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a little girl holds a handful of tennis balls on a tennis court while her partner looks on

Though most kids will not go on to play tennis professionally, there are significant benefits to learning this lifelong sport at a young age. The lessons they stand to gain — whether they participate recreationally or competitively, as an individual or part of a team —go beyond the tennis court — and can have a deep, lasting impact on their life.

Ajay Pant, national tennis director for Life Time, knows firsthand how playing tennis can influence young lives. He started playing at an early age and was able to turn his love for the sport into a successful teaching career.

“The best part of my job is seeing the joy on people’s faces when they’re playing the game,” says Pant. “Tennis has made me a better person. It’s certainly helped define who I’ve become and I love witnessing the game impact others in the same way.”

If your child shows an interest in tennis, consider these lessons that they’ll learn on the court, and carry them off into the rest of their lives.

Lesson No. 1: Push yourself and work together as a team

Many kids learn to play tennis as part of a team, particularly if they begin at a school-age level. Then, once they begin to compete, most play both singles and doubles.

In singles play, kids are out on the court alone. There’s no coaching allowed during matches, so they compete while relying solely on their own knowledge. Kids can also play on a two-person doubles team, with many playing as part of a larger high school or recreational team.

This variety offers kids the best of team and individual athletics all in one sport. “Playing singles develops a fierce sense of independence while being part of a team introduces camaraderie and social skills,” says Pant. “You get the best learnings from both worlds.”

Lesson No. 2: Take care of your partner

There may not be an overt connection between tennis and personal relationship success, but playing doubles teaches several habits that are critical to positive relationships. It’s up to both partners to communicate effectively, and encourage and motivate one another, as well as treat each other with kindness and respect.

Great partners also help one another roll with the ups and downs of the game and stay positive no matter what the score is.

Lesson No. 3: Stay determined and persevere

As is the case in most sports, someone wins and someone loses in every tennis match. Learning to accept defeat while harnessing the inner strength to try again is a priceless skill.

That internal drive is particularly key during singles play. When your child is out on the court alone, he or she has to rely solely on what he or she has learned since no coaching is allowed. While it can be frustrating as a parent to see your child struggle, this experience teaches him or her to face daunting challenges and discover that he or she can come out on the other side of it.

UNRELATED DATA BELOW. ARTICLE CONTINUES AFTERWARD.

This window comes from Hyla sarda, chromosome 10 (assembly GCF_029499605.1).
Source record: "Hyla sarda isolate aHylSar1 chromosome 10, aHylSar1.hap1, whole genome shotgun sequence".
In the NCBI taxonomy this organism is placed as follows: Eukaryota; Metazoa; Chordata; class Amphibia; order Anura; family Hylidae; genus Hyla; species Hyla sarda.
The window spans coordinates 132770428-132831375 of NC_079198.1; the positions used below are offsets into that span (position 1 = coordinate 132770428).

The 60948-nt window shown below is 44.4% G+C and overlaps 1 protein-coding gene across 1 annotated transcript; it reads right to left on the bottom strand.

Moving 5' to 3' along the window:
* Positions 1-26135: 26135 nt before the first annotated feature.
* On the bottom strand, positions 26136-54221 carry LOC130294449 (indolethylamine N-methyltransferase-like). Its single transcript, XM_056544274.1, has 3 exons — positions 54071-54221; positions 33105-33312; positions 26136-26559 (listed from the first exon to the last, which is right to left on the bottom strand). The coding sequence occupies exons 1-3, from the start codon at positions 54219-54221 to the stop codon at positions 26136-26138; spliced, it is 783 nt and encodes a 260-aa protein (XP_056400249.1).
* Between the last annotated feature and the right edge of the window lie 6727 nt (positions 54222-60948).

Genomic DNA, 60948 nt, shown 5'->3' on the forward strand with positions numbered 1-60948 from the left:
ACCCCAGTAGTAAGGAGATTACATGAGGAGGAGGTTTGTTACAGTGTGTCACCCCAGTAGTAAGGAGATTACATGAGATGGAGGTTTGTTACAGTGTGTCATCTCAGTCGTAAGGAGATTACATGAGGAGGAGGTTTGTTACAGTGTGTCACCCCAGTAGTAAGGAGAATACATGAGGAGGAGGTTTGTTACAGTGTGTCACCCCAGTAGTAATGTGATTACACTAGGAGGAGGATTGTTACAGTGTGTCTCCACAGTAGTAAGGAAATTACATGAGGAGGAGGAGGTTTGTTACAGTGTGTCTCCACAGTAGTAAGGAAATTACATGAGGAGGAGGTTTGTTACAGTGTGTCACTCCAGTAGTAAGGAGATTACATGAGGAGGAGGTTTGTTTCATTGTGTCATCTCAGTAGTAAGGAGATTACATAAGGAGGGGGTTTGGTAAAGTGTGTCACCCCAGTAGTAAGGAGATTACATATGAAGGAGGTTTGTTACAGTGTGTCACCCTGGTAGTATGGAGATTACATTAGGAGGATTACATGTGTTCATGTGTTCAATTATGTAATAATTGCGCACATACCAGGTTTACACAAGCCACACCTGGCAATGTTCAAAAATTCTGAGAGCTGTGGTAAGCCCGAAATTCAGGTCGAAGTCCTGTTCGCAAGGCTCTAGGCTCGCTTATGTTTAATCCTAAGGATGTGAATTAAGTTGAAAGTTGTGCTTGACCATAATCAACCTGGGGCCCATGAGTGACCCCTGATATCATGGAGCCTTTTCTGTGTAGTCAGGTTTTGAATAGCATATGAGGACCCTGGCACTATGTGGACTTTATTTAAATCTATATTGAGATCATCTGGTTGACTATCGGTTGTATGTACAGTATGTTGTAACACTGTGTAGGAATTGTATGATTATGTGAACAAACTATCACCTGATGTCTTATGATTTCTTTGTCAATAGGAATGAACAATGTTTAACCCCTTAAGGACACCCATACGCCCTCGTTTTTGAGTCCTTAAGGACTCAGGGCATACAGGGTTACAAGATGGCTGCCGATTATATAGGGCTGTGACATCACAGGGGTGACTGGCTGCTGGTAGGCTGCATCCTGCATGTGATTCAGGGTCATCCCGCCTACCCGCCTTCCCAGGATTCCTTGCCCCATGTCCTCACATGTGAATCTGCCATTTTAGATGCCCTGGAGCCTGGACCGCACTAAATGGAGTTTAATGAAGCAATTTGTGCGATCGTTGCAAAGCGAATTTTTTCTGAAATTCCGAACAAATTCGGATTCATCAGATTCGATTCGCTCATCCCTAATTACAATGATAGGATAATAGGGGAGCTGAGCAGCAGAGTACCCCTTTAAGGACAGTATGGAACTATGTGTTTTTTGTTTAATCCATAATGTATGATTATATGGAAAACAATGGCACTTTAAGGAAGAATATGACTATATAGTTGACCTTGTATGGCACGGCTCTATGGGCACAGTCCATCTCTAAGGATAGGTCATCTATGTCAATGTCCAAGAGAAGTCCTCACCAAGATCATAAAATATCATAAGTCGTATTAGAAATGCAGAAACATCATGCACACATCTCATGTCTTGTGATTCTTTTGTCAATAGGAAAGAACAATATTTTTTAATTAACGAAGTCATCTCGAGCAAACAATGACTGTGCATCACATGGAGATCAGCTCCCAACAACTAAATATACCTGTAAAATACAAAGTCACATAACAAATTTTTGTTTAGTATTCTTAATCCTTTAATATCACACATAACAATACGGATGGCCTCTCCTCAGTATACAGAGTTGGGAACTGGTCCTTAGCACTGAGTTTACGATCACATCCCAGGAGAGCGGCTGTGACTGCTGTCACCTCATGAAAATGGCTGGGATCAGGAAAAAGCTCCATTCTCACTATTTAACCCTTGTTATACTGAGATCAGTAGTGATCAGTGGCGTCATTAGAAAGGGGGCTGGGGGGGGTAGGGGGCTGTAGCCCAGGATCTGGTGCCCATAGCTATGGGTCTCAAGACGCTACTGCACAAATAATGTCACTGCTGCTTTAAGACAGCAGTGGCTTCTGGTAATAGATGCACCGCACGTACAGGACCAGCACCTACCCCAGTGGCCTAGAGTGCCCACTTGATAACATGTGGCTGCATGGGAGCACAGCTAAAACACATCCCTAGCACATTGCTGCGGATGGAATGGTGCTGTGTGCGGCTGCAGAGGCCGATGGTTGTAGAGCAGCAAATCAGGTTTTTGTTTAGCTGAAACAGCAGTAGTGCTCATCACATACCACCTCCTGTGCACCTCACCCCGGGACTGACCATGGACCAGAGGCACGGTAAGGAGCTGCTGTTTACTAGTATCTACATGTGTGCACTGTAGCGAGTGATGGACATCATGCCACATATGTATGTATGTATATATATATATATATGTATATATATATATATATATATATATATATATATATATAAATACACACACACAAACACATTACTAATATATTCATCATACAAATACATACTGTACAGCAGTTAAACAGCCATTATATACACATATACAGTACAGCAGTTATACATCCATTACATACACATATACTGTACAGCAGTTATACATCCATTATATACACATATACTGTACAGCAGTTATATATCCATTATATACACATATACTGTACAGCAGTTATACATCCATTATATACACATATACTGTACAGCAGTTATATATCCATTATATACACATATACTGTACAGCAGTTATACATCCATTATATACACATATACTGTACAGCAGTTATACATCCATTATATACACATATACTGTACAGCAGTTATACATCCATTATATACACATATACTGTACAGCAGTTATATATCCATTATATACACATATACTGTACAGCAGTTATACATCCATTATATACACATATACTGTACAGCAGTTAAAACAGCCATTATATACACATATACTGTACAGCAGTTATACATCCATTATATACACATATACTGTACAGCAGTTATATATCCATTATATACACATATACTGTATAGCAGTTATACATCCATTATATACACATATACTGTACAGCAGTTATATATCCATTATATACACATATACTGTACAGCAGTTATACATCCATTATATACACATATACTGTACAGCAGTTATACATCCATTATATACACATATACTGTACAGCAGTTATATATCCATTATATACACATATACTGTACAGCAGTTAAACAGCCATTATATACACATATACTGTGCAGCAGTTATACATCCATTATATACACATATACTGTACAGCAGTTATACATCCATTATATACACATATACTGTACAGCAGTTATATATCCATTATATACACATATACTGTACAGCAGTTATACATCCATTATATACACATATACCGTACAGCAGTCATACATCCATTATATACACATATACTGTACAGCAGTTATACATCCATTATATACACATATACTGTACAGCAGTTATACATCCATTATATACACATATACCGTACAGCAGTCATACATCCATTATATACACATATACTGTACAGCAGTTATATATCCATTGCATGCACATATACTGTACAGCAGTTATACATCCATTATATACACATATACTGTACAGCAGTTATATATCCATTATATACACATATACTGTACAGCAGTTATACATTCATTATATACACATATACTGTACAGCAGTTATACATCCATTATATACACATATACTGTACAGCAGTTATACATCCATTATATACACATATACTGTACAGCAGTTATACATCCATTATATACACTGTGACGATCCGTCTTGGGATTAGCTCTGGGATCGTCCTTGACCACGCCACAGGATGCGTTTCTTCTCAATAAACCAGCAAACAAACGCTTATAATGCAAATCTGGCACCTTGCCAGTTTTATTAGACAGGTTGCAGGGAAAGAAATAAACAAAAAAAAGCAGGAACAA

Lesson No. 4: Work hard

Practice, dedication and discipline are required to improve as a tennis player. There will be days when your child doesn’t want to be on the court — the sun is too hot, the wind is too strong, or maybe she just isn’t in the mood to play. By practicing anyway, she’ll not only be prepared for any condition, opponent or situation, but also learn that working hard pays off in results.

Lesson No. 5: Practice good sportsmanship

Few sports require players to make calls or rulings against themselves — and tennis is one of them. It relies heavily on honesty, ethics, and the fair treatment of others. In the absence of on-court officials, players are expected to make honest line calls, and give opponents the benefit of the doubt — even if it means losing a point, a game, or a match.

When new players learn the rules of the game, respect for your opponent and fair play are equally emphasized. Because of this, many tennis players pride themselves on their integrity — both in the game and in life.

Lesson No. 6: See all players as equals

While men and women often participate in separate competitions, a tennis court is one of only a handful of places in sports where they play mixed doubles and compete directly against one another. In a sports world that tends to divide males and females, it’s often refreshing for young people to see both genders playing equally — which can help instill the value of equality and equity from a young age.

Lesson No. 7: Recognize that life isn’t linear

There are only so many things you have control over in a tennis match. For example, you control your serve to start a point, but you don’t know where your opponent will hit his or her return, or what might happen during the rest of that point. So, you react, make quick decisions, and adjust your strategy as you go.

When your child learns to navigate this way around the tennis court, they may just learn to navigate this way in life as well. “Tennis is arguably the sport that comes closest to emulating real, day-to-day life,” says Pant. “You gain valuable, transferrable lessons. And if your kids can do that while staying active and doing something they enjoy, then I’d consider that a worthwhile reason to take up the sport. It certainly was for me.”

Nancy
Nancy Brenden

Nancy Brenden is a senior copywriter at Life Time.

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